David Durst's Blog

TL;DR Online video games like CSGO are distributed renders: many clients and a single server communicate over a network, each rendering their own perspective of the game state. Analyzing these renders' different perspectives can be critical for applications like player behavior analysis. In this blog post, I'll explain the requirements of a logging system that supports analyzing the different perspectives.

Understanding Player Behavior Requires Analyzing Different Renderings Of the Same Game

Analytics for online games like CSGO often boil down to visibility: when did a player see an in-game event, and how did they respond? Computing visibility requires analyzing the output of the GPU renderer. See my prior blog post on CSGO demo files for the problems with approximate, CPU-based visibility computations for analytics, like CSGO's spottedBy field.

So we need to analyze the GPU renderer's output, but which output should we look at? If there was one true rendering of the game, then we'd be done. We could use that one true rendering to answer our analytics questions and call it a day. But, a CSGO match has 10 clients (one per player) and one server. Each of these 11 computers has a different version of the game state, so rendering based on those different game states produces different perspectives. The below images demonstrate the differences between renderings. The image on the left shows a client's rendering. The player's crosshairs are on an enemy. The image on the right shows the server's rendering. The enemy is behind a wall and to the right of the crosshairs. Both screenshots occur at the exact same moment when the enemy is killed.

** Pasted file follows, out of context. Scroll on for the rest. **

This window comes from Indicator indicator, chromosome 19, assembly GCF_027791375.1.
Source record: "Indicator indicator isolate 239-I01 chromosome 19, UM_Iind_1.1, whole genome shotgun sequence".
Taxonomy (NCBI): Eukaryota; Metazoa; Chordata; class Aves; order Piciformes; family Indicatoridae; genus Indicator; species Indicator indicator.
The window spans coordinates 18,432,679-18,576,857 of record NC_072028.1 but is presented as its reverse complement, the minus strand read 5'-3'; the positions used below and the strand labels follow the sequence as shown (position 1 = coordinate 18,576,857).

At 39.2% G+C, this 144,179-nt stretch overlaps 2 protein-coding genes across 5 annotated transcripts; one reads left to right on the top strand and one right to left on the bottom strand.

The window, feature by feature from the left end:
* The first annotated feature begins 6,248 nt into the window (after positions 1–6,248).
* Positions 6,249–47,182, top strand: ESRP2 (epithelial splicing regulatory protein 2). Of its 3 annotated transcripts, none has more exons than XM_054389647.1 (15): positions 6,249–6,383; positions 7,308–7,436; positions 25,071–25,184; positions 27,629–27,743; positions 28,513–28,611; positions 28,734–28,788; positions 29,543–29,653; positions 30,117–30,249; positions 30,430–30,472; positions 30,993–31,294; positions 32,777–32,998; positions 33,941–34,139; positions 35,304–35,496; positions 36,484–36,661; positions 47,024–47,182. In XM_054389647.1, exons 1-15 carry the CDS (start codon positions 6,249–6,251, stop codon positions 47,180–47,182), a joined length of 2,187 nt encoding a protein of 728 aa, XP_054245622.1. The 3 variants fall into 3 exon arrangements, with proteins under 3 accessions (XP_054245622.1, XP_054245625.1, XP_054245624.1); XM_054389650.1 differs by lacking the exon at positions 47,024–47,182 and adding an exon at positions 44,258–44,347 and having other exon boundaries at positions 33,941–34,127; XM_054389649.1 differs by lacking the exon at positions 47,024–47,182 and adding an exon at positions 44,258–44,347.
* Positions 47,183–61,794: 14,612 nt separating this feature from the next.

The left image shows the client's rendering. The player's crosshair is on the enemy. The right image shows the server's rendering. The enemy is behind a wall and to the right of the crosshair. Note: it may be helpful to open the images in new tabs and zoom in on the crosshair.

The discrepancy between renderings results from CSGO's distributed nature. The server is the single source of truth. It decides each players location on each tick. Clients receive the server's state updates 5-20 ticks later due to the network latency. This latency means that clients only know the true state of the world long after it occurred. Different games have different approaches for handling the latency. For FPS games like CSGO, each client predicts its local player's position in the present and renders other players positions in the past. This per-client combination of time shifts (local player in present, other players in past) means that the server and each client render a different version of the world. For more details on these shifts, please see Valve's documentation. I will write a more in-depth blog post on this topic in the future.

We Can Analyze The Different Renderings With Standard Distributed Tracing Techniques

As we saw above, online video games are a distributed system where each computer in the system renders a different perspective of the game state. If we want to analyze this distributed rendering system, we'll need a tracing system that can record all the different perspectives. Let's take a step back from the game-specific world and think about the general properties of an abstract distributed tracing system. Then, we can apply these properties to our specific, video game use case. The key properties to of a distributed tracing system are: